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How to Train Your Dragon

Movie Title: How to Train Your Dragon (2010)
Spoilers: none


How to Train Your Dragon - despite having a title that is more fit for a reviewer's review of it than the movie - is an awesome film for a plentitude of reasons, not the least of which being that it involves Vikings. Vikings are cool for their horned helmets alone, not to mention their facial hair, fighting, or berserker’s rages, or their sheer sizable presences. The way they carry their mugs can be a status symbol by itself.

To connect with the coolness of the Viking theme, you needn’t know about Erik the Red or his son Leif and their journeys establishing the first Nordic settlement. If you fail to connect with the aforementioned, try learning about a Viking named Hiccup (voiced by Jay Baruchel). 

On the small, dragon-infested island of Berk, the seafaring, land-conquering Vikings have their hands full as they strive to fight off hungry, fire-breathing dragons. The story of their plight is made all the more interesting, not by a hardened, entrails-slashing fighter, but by one boy who has no fighting experience or the courage to slaughter a beast.

Hiccup is the unfit and unusually small-framed son of Stoick the Vast (voiced by Gerard Butler), the proud leader of the tribe. As a disappointment to his father and people, he is the least to look up to for a combat-obsessed but accomplished people like the Vikings. What has he to offer a bloodthirsty and brutish culture?

Astrid (voiced by America Ferrera) is the girl he has a crush on, but she is in young warrior’s school with him and four other students who prefer to assert themselves like their burly fathers and mothers. They have each of their sights set on being the first to take down a Night Fury, the unseen and most deadly of dragons, a thing no Viking has ever done. Hiccup doesn’t show signs of promise in combat, and combat is what Astrid is interested in.

In a society where you must kill to get ahead, how is Hiccup ever going to attract a mate and win the favor of his people? His prospects are bleak until something happens that puts him in a position to learn a thing or two about dragons that will forever change the course of his people’s history.

How to Train Your Dragon is as well written as it is well animated. The subtleties of facial expressions and demeanors are more real than if the most talented actor put them on display. As nicely done is the unassuming voice-work, with no one trying too hard to leave personal impressions.

There are large amounts of combat violence and parts that may prove too scary for very young viewers, but despite talk of killing and slaying, there is no visible bloodshed or graphic depictions of mortality.

The Viking people (who are occasionally seen to call upon and thank Odin) have surely never been seen so heartwarmingly portrayed in animation, but that is probably true of the dragons as well. With great emotional and mental investment, the viewer will come to love both camps.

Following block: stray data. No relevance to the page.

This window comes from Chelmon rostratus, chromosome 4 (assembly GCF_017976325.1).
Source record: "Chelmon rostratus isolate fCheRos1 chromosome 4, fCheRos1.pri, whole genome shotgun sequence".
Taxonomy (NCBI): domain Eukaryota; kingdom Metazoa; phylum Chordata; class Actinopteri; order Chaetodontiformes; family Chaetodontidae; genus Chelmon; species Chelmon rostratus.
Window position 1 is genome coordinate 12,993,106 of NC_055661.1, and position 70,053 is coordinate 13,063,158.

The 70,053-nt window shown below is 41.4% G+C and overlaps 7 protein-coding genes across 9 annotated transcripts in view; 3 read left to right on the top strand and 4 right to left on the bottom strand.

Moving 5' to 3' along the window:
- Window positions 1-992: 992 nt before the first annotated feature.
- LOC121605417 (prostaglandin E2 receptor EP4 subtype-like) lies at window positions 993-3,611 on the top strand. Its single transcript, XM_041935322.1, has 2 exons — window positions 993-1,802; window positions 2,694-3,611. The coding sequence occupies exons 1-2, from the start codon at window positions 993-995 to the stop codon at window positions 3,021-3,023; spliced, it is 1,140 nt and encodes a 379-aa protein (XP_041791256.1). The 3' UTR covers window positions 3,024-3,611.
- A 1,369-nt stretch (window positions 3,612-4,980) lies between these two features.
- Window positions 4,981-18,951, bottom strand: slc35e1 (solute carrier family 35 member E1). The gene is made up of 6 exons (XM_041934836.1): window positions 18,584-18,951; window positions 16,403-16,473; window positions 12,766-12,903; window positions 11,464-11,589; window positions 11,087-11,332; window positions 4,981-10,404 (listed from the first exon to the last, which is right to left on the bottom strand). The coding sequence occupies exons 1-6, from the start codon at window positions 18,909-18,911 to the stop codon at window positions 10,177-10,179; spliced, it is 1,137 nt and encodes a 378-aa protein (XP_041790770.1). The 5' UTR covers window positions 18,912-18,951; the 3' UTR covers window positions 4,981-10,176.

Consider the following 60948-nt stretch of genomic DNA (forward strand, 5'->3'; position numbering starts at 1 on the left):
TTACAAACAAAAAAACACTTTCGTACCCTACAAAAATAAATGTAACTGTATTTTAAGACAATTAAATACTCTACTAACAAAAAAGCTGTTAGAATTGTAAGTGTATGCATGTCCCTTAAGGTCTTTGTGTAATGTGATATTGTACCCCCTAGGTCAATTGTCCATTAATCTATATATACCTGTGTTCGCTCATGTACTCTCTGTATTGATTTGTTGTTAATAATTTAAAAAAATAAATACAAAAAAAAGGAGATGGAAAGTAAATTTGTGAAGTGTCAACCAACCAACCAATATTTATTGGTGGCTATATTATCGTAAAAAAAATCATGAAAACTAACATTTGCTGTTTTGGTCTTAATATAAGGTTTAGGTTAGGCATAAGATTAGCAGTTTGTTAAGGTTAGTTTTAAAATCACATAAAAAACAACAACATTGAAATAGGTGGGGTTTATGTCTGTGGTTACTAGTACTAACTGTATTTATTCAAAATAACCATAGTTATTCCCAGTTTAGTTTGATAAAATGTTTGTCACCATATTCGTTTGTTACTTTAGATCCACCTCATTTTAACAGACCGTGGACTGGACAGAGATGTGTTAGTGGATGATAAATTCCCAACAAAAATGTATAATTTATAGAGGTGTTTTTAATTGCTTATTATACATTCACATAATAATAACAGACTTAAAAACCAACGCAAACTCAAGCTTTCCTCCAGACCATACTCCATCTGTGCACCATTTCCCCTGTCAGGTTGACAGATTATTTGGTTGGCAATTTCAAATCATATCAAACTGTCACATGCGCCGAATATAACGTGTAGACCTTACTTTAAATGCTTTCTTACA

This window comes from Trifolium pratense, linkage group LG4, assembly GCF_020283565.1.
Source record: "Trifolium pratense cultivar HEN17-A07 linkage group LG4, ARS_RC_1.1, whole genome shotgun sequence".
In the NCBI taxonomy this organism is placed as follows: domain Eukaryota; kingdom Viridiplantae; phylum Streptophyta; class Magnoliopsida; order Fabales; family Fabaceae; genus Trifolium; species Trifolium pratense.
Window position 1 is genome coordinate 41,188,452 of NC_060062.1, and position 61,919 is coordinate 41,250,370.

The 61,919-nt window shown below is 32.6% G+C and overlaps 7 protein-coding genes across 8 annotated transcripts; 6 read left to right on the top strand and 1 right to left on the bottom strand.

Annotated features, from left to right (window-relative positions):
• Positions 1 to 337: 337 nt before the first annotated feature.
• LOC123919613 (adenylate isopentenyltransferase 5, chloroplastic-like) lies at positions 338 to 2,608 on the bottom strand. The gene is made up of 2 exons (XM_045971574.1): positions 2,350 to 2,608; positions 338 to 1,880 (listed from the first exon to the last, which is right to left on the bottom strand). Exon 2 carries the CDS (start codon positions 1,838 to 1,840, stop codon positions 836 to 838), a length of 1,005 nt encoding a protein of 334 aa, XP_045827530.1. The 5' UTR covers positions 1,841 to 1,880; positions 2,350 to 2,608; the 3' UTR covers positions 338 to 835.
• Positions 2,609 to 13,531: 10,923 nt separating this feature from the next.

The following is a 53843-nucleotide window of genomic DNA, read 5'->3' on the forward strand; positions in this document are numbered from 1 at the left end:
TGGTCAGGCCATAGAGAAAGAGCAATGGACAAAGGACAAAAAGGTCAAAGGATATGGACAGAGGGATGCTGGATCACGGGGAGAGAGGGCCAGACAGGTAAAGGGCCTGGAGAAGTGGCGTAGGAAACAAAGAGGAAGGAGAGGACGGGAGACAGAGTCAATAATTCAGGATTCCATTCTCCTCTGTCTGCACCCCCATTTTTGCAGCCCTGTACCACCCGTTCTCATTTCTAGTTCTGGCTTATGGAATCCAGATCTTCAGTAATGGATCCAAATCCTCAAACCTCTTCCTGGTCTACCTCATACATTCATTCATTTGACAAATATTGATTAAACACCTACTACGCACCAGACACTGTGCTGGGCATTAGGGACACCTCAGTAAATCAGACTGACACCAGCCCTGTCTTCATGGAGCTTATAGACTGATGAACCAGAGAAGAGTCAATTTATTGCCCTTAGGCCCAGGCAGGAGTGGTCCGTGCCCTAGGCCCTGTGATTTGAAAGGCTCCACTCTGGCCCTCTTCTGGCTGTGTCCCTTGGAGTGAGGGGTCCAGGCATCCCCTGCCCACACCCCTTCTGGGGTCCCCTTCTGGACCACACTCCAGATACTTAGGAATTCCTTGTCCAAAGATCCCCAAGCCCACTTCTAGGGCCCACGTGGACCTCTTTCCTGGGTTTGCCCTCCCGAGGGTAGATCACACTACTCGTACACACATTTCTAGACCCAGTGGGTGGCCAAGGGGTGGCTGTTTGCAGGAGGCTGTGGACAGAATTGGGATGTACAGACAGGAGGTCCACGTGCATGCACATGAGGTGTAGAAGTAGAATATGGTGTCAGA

Paced perfectly, you will find creative visual stimulation in seeing Dragon’s lairs and various types of dragons, Viking celebrations and traditions, and pages from Viking books in Viking-style writing. Your only wonder while getting to know them as they live their lives—what will come of dragons and humans? Can they ever interact?

How to Train Your Dragon is as close as one can come to a flawless film, one that makes you forget you’re a critic by simply being all-round irresistible. It has much to say about the fact that our greatest fears often lie in what we don’t understand or are not willing to take the time to learn about.

Additional voice talents include the likes of Jonah Hill, Christopher Mintz-Plasse, and T.J. Miller. Here is a DreamWorks film that unexpectedly rivals the animation champion, Pixar, although this film has the odd distinction of being prefaced by trailers that don’t make it look like a great movie. But I have not a doubt in my mind that this will be the one to beat in the race for 2010's Best Movie of the Year.



Grade: A+ (4 stars) Recommended!
Rated: PG (for depictions of violence and terror)
Directors: Dean DeBlois, Chris Sanders
Summary: A hapless young Viking who aspires to hunt dragons befriends one and begins to learn their ways.
Starring: Jay Baruchel "Hiccup" (voice), Gerard Butler "Stoick" (voice), Craig Ferguson "Gobber" (voice), America Ferrera "Astrid" (voice), Jonah Hill "Snotlout" (voice), Christopher Mintz-Plasse "Fishlegs" (voice), T.J. Miller "Tuffnut" (voice), Kristen Wiig "Ruffnut" (voice)
Genre: Animation / Adventure / Comedy / Family / Fantasy


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